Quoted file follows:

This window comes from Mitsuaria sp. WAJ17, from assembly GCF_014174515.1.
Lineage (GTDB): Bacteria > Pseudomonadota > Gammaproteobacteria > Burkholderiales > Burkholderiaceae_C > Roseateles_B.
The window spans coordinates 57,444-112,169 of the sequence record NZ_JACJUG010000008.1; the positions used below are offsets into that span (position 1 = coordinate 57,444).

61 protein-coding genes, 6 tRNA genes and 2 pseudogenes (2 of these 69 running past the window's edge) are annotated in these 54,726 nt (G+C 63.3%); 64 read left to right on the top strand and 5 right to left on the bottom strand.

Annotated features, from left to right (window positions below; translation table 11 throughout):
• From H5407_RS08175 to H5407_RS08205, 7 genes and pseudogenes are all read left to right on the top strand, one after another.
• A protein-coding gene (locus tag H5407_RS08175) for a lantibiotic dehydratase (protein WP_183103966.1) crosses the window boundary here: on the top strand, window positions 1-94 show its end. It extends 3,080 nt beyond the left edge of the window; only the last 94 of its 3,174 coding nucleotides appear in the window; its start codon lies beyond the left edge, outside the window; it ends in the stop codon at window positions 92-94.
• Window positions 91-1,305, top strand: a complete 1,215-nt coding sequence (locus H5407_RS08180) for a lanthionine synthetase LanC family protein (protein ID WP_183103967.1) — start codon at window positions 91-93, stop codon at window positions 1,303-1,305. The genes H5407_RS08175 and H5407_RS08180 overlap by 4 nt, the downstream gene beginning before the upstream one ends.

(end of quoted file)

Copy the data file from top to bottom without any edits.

This window comes from Mitsuaria sp. WAJ17, from assembly GCF_014174515.1.
Lineage (GTDB): Bacteria > Pseudomonadota > Gammaproteobacteria > Burkholderiales > Burkholderiaceae_C > Roseateles_B.
The window spans coordinates 57,444-112,169 of the sequence record NZ_JACJUG010000008.1; the positions used below are offsets into that span (position 1 = coordinate 57,444).

61 protein-coding genes, 6 tRNA genes and 2 pseudogenes (2 of these 69 running past the window's edge) are annotated in these 54,726 nt (G+C 63.3%); 64 read left to right on the top strand and 5 right to left on the bottom strand.

Annotated features, from left to right (window positions below; translation table 11 throughout):
• From H5407_RS08175 to H5407_RS08205, 7 genes and pseudogenes are all read left to right on the top strand, one after another.
• A protein-coding gene (locus tag H5407_RS08175) for a lantibiotic dehydratase (protein WP_183103966.1) crosses the window boundary here: on the top strand, window positions 1-94 show its end. It extends 3,080 nt beyond the left edge of the window; only the last 94 of its 3,174 coding nucleotides appear in the window; its start codon lies beyond the left edge, outside the window; it ends in the stop codon at window positions 92-94.
• Window positions 91-1,305, top strand: a complete 1,215-nt coding sequence (locus H5407_RS08180) for a lanthionine synthetase LanC family protein (protein ID WP_183103967.1) — start codon at window positions 91-93, stop codon at window positions 1,303-1,305. The genes H5407_RS08175 and H5407_RS08180 overlap by 4 nt, the downstream gene beginning before the upstream one ends.